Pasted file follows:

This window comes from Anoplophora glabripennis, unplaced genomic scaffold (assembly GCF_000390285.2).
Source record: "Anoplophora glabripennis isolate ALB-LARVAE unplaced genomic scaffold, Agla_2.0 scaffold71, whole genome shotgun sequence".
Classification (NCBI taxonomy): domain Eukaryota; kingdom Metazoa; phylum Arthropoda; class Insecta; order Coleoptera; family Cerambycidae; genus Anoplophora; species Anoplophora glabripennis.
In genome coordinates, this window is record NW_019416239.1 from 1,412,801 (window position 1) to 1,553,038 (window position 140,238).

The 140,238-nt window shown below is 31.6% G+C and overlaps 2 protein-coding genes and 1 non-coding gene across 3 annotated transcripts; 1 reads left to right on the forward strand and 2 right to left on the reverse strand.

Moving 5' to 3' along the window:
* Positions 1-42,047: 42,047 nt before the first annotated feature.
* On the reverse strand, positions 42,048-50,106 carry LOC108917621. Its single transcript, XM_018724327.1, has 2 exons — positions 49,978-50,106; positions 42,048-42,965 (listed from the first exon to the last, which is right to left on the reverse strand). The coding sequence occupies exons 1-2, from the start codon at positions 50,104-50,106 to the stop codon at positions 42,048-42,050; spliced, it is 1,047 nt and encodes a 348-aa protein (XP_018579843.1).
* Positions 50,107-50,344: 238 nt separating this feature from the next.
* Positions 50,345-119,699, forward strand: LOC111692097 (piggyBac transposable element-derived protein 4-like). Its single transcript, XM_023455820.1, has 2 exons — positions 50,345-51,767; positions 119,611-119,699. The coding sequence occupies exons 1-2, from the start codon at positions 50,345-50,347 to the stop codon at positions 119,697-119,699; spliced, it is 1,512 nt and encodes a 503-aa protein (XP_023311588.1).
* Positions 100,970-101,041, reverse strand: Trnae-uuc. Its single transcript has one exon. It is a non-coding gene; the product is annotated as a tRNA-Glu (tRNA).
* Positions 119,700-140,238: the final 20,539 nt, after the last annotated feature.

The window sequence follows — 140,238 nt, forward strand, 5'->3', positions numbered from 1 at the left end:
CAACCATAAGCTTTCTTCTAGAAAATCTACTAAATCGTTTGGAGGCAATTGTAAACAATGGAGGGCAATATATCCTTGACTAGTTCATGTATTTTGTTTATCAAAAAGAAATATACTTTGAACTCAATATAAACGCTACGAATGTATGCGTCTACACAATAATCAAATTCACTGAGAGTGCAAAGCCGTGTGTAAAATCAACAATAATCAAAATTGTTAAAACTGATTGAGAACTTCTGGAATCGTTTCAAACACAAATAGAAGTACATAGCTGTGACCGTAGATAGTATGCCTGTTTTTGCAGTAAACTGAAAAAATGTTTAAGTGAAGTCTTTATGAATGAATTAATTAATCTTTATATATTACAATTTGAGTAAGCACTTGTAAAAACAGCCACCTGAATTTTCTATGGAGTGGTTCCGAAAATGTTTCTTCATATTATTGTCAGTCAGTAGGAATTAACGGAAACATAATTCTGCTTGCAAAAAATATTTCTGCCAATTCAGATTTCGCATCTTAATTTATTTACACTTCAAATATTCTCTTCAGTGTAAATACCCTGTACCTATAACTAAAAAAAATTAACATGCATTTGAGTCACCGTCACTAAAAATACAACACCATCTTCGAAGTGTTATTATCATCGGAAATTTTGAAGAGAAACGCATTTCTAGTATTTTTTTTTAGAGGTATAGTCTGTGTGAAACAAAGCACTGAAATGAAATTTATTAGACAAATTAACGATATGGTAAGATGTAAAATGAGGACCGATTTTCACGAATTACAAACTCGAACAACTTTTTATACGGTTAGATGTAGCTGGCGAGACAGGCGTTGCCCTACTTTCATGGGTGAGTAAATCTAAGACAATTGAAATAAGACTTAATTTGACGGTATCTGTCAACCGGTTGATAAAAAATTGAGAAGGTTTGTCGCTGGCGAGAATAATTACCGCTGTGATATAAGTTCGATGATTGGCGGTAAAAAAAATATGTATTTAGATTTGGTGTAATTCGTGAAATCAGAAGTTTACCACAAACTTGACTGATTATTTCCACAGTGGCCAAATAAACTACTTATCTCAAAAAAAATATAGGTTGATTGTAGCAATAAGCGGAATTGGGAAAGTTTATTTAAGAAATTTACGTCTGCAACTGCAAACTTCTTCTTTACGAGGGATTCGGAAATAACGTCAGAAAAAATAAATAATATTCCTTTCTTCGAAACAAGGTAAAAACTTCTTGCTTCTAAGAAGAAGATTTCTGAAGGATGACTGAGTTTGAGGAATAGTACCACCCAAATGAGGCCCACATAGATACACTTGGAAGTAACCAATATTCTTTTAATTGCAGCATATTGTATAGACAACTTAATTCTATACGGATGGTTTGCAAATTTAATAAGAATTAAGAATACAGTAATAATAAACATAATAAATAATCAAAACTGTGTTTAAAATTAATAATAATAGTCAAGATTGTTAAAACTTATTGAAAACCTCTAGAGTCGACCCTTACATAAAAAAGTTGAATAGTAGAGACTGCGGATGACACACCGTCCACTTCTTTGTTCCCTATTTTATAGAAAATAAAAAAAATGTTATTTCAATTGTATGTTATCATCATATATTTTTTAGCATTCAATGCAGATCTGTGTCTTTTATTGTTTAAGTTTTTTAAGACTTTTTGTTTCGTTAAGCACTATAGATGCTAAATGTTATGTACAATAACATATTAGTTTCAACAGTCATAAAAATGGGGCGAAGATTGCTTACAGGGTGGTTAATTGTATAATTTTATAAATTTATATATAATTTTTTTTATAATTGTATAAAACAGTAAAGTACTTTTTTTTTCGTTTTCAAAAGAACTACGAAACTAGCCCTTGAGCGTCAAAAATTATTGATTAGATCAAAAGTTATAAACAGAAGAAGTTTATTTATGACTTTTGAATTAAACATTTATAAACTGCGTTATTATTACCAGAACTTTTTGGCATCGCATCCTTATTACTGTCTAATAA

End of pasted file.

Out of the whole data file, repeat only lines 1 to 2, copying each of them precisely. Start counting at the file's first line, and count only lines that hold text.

This window comes from Anoplophora glabripennis, unplaced genomic scaffold (assembly GCF_000390285.2).
Source record: "Anoplophora glabripennis isolate ALB-LARVAE unplaced genomic scaffold, Agla_2.0 scaffold71, whole genome shotgun sequence".